By LeAnn R. Ralph
COLFAX — Anyone who knows Laurie Craft probably knows she loves to fish — and that she’s been fishing since she was a little girl.
Craft, of rural Colfax, is employed as the resident service director and admissions coordinator at Colfax Health and Rehabilitation Center, and on July 21, she participated in the 2016 Powder Puff Derby on Lake Michigan presented by “The Wharf” in Sheboygan.
“My good friend Sheila Downing who lives in Sheboygan asked me a few months ago if I would like to join their team for this event. I didn’t hesitate and responded ‘I’m in,’” Craft said.
Craft and her fellow team members took first place in the fishing tournament’s team event.
The fishing derby raised money in memory of Marsha Mulligan, a long-time supporter of fishing tournaments in Sheboygan who lost her battle with cancer in 2012.
The money raised by the tournament went to the Sheboygan County Cancer Care Fund, which offers financial assistance for people dealing with cancer who are in need.
The fishing derby presented Craft not only with the opportunity to fish and but also to connect with a friend she had not seen in a long time.
“Whenever there are opportunities to fish and to do something I haven’t done I jump on it! I didn’t have to think if I wanted to go or not. I just told Sheila yes and to send me details,” she said.
“Sheila and I grew up in Wisconsin Rapids, went to high school together as well as college at UW-Stevens Point. I haven’t seen her in over 30 years,” Craft said.
Calling themselves Wolfpack 1, the team caught the most fish, by weight, of 94.56 pounds.
Tournament categories were king salmon, Coho salmon, rainbow trout, lake trout and brown trout. The tournament paid five places per category, and trophies were presented for the first three places in each category. Super Derby Prizes were given for the most weight per team.
“Our boat caught three king salmon, five rainbow trout, one lake trout and five Coho salmon,” Craft explained.
Sheila Downing caught the largest king salmon (also known as Chinook salmon), and it weighed 20.12 pounds, she said.
“I got to see three of my good friends from college. We played field hockey and fast-pitch softball for UW-Stevens Point in the early 80’s. And I was able to help out a benefit for cancer. I met new friends. We had lots of laughs, and it was just a really positive fun thing to do,” Craft said.
“The way this world is these days, it was nice to celebrate life with this group. We have already booked the same charter for next year’s event,” she said.
The charter company Craft and her fellow teammates used was Wolfpack Adventures out of Sheboygan.
“Their two charter boats came in first and second. We beat the second place team by around three pounds,” Craft said.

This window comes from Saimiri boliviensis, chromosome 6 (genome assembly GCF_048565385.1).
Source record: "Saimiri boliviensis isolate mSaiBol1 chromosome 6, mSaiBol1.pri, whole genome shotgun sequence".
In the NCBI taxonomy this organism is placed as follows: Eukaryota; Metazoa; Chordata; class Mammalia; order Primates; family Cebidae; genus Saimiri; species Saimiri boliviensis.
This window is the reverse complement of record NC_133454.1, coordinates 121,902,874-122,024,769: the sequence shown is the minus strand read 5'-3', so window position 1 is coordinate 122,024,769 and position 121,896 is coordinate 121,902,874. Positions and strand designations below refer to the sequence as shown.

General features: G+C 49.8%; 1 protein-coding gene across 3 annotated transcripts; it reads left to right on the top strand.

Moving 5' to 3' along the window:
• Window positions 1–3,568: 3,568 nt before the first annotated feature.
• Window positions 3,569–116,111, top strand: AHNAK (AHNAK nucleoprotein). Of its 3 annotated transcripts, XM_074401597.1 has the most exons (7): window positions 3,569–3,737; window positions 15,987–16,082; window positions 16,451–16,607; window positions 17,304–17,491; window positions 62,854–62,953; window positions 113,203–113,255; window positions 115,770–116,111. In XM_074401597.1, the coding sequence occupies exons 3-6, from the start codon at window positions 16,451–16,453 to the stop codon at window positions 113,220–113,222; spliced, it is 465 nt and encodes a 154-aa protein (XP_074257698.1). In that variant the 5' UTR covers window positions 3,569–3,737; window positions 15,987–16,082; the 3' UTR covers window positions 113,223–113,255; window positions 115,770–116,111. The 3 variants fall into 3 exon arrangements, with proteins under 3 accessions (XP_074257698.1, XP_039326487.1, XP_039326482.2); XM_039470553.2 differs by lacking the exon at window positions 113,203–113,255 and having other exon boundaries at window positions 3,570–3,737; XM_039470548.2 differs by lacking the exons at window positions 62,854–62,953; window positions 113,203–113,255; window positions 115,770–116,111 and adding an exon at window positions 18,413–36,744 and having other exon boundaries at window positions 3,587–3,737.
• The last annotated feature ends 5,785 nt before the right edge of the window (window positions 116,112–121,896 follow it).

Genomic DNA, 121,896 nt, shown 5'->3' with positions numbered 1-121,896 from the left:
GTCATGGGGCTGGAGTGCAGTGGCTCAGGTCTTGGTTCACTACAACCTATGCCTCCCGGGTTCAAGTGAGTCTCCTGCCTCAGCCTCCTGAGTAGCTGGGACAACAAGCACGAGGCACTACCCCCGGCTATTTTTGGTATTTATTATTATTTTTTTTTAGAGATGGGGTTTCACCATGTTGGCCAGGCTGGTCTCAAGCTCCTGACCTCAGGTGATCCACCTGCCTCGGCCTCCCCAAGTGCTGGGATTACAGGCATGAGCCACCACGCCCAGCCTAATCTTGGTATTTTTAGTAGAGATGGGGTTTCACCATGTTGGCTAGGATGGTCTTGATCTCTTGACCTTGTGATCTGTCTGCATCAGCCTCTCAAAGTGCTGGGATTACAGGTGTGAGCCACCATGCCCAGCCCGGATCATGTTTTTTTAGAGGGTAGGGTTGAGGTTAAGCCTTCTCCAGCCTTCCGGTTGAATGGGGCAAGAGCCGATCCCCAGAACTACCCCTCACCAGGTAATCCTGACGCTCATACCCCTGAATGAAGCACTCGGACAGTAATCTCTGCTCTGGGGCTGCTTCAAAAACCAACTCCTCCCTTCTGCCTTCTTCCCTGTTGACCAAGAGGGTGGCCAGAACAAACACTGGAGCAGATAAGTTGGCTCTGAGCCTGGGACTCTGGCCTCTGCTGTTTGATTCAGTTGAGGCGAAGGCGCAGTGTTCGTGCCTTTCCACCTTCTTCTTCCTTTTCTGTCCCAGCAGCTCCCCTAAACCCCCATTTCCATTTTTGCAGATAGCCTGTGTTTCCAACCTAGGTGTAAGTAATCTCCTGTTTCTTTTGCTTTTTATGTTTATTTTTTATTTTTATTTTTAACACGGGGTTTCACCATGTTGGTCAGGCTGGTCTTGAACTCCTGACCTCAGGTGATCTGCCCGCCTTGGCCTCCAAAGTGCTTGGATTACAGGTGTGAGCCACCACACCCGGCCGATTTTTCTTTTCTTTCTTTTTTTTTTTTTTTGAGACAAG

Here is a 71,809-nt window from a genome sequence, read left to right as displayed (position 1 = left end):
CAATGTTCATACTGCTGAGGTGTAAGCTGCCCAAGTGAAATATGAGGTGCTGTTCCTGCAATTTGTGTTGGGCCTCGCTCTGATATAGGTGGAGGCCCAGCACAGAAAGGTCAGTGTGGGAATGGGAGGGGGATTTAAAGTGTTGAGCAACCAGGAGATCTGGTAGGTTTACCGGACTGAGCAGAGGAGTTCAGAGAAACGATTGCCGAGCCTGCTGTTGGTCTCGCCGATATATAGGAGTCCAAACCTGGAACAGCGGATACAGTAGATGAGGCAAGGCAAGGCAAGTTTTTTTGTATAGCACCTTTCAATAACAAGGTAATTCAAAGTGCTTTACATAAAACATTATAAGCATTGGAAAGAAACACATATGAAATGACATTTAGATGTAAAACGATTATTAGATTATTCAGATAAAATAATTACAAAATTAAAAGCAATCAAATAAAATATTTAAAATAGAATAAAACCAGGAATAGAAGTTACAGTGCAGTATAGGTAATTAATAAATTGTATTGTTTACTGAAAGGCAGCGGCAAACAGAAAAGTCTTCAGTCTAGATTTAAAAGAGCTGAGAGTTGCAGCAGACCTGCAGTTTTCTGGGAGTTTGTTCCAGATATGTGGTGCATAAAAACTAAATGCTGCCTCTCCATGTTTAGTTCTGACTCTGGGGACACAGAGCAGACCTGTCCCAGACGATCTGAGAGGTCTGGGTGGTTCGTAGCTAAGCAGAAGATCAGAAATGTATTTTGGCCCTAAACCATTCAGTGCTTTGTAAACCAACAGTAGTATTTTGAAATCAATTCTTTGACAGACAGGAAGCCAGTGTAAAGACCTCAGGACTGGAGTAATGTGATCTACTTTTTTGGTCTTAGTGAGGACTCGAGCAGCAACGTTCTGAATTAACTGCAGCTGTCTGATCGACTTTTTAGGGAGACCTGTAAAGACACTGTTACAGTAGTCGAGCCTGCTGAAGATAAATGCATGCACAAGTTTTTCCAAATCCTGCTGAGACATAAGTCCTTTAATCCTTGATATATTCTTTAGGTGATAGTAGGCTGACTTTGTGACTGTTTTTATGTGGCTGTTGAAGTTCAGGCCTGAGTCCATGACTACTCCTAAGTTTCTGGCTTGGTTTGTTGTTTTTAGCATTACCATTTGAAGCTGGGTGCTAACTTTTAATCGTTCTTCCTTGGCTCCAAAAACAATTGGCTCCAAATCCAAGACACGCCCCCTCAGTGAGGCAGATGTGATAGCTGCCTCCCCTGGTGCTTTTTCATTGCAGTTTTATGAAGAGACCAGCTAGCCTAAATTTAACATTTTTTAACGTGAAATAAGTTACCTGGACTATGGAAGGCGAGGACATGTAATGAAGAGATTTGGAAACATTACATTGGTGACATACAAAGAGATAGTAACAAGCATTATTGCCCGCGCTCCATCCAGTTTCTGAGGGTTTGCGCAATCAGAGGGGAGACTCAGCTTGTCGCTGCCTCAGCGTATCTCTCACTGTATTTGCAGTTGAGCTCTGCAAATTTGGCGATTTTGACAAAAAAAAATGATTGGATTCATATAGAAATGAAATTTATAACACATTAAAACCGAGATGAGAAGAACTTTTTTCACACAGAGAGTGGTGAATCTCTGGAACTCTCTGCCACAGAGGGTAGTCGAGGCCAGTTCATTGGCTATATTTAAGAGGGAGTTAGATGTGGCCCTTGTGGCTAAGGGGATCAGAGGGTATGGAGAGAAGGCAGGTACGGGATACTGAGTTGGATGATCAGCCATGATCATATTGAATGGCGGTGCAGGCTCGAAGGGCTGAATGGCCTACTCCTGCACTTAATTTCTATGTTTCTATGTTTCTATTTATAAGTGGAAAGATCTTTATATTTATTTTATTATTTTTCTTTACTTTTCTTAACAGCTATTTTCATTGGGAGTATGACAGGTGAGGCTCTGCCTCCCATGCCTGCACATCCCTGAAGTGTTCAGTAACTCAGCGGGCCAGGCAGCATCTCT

“We had two lines hit right at the end. We pulled in a Coho and missed a very large king salmon that was out over 300 feet. It got off at around 35 feet. It was so close. I was actually tag teaming with my friend Laura on that fish. He just must have had a hard head shake and got off. The big one that got away!” she said.
The unique aspect of the fishing tournament is that all of the team members were required to be women.
“You can only have one male in the boat. The man can steer the boat, set lines and net the fish. But once a fish is on, the guy is not allowed to touch the pole. Nine lines can be in the water. We used planer boards, dipsy divers and downriggers. The lines were at different depths and distances,” Craft explained.
“The bag limit per boat was 15 for this derby. We caught 14. We missed that big king salmon at the end, and basically we took turns as the fish hit,” she said.
“For me this experience was one of the best of my life. I was with friends from college, and I also made some new friends. Outdoors, fresh air and happy people,” Craft said.
All together, the contest brought in about 1,100 pounds of fish.
Craft caught a six-pound lake trout and an eight-pound Coho.
When Craft was growing up in Wisconsin Rapids, outdoor activities played an important role in her childhood.
“My family was and remains an outdoor loving family. Fishing and hunting were the normal in our household. I leaned towards the fishing but would tag along on hunting outings just to watch. My father would take us on fishing outings as much as he could. Sometimes we would get one-on-one time, and that was my favorite,” she said.
“We would get a six-pack of Country Time lemonade and head out to lakes in the surrounding area. I think I was maybe eight or nine when he put a fly rod in my hand. I loved it and caught on right away. He taught me a lot. I miss him every day,” Craft said.
Her father, Thomas Craft, died in 2008 at the age of 69.
“I moved back to Wisconsin in 2000 here at Tainter Lake. My brother Jim is my fishing partner and travels here at least each month,” Craft said.
“We are both pretty passionate about it and have done well over the years — always a fun time and a little sibling competition. He is my go-to guy for advice. He is one of my best friends and just a great teacher of fishing,” she said.
“My sister Mary likes to throw a line in when she visits but her passion is hunting and raising her chickens, ducks and geese. And my Mom, well, I would say I am her clone. She loves fishing too but now that she is older, she prefers that I make her a good fish fry. She got my last bag of perch and walleye and is waiting for the next,” Craft said.
Craft enjoys fishing at all times of the year on open water and ice fishing.
Don’t ask her where she catches her walleyes on Tainter Lake, though — because all you’re likely to hear is “in the water.”